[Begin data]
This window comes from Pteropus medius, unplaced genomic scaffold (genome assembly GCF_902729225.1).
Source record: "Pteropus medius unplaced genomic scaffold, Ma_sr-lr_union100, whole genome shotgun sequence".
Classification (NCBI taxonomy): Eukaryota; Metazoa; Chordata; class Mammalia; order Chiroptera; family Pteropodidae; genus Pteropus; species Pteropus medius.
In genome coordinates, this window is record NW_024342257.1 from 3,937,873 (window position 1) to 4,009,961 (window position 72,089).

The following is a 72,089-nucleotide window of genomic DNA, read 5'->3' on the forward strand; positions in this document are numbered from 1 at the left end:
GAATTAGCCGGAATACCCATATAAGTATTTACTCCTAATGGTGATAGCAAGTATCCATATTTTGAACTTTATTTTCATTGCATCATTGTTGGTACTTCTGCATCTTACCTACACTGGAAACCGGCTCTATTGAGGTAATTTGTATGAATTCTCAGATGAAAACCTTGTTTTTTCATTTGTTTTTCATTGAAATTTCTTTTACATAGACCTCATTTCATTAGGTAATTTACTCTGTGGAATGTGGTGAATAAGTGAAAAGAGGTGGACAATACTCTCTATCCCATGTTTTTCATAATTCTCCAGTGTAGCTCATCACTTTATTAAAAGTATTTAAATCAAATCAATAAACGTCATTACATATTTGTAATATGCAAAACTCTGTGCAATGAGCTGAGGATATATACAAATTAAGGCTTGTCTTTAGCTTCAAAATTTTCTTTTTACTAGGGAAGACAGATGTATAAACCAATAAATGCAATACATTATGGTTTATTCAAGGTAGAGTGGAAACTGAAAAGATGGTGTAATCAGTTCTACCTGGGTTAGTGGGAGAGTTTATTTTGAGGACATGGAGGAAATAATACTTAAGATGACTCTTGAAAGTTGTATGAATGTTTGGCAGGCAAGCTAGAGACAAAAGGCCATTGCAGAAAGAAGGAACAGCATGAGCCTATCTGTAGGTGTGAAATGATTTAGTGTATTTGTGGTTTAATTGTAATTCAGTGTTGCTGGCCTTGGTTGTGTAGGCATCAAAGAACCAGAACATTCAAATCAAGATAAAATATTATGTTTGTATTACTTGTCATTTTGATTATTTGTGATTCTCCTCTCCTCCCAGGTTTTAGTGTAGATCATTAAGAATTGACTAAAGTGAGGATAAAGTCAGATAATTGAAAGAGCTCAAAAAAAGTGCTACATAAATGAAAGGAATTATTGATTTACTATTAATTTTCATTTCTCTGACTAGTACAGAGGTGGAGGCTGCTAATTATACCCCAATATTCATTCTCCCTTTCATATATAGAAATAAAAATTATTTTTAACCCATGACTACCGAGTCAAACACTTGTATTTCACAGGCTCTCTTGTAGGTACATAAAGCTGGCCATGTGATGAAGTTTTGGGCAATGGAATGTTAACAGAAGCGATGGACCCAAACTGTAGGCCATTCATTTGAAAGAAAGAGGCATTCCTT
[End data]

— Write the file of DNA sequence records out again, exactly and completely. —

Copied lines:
This window comes from Pteropus medius, unplaced genomic scaffold (genome assembly GCF_902729225.1).
Source record: "Pteropus medius unplaced genomic scaffold, Ma_sr-lr_union100, whole genome shotgun sequence".
Classification (NCBI taxonomy): Eukaryota; Metazoa; Chordata; class Mammalia; order Chiroptera; family Pteropodidae; genus Pteropus; species Pteropus medius.
In genome coordinates, this window is record NW_024342257.1 from 3,937,873 (window position 1) to 4,009,961 (window position 72,089).

The following is a 72,089-nucleotide window of genomic DNA, read 5'->3' on the forward strand; positions in this document are numbered from 1 at the left end:
GAATTAGCCGGAATACCCATATAAGTATTTACTCCTAATGGTGATAGCAAGTATCCATATTTTGAACTTTATTTTCATTGCATCATTGTTGGTACTTCTGCATCTTACCTACACTGGAAACCGGCTCTATTGAGGTAATTTGTATGAATTCTCAGATGAAAACCTTGTTTTTTCATTTGTTTTTCATTGAAATTTCTTTTACATAGACCTCATTTCATTAGGTAATTTACTCTGTGGAATGTGGTGAATAAGTGAAAAGAGGTGGACAATACTCTCTATCCCATGTTTTTCATAATTCTCCAGTGTAGCTCATCACTTTATTAAAAGTATTTAAATCAAATCAATAAACGTCATTACATATTTGTAATATGCAAAACTCTGTGCAATGAGCTGAGGATATATACAAATTAAGGCTTGTCTTTAGCTTCAAAATTTTCTTTTTACTAGGGAAGACAGATGTATAAACCAATAAATGCAATACATTATGGTTTATTCAAGGTAGAGTGGAAACTGAAAAGATGGTGTAATCAGTTCTACCTGGGTTAGTGGGAGAGTTTATTTTGAGGACATGGAGGAAATAATACTTAAGATGACTCTTGAAAGTTGTATGAATGTTTGGCAGGCAAGCTAGAGACAAAAGGCCATTGCAGAAAGAAGGAACAGCATGAGCCTATCTGTAGGTGTGAAATGATTTAGTGTATTTGTGGTTTAATTGTAATTCAGTGTTGCTGGCCTTGGTTGTGTAGGCATCAAAGAACCAGAACATTCAAATCAAGATAAAATATTATGTTTGTATTACTTGTCATTTTGATTATTTGTGATTCTCCTCTCCTCCCAGGTTTTAGTGTAGATCATTAAGAATTGACTAAAGTGAGGATAAAGTCAGATAATTGAAAGAGCTCAAAAAAAGTGCTACATAAATGAAAGGAATTATTGATTTACTATTAATTTTCATTTCTCTGACTAGTACAGAGGTGGAGGCTGCTAATTATACCCCAATATTCATTCTCCCTTTCATATATAGAAATAAAAATTATTTTTAACCCATGACTACCGAGTCAAACACTTGTATTTCACAGGCTCTCTTGTAGGTACATAAAGCTGGCCATGTGATGAAGTTTTGGGCAATGGAATGTTAACAGAAGCGATGGACCCAAACTGTAGGCCATTCATTTGAAAGAAAGAGGCATTCCTT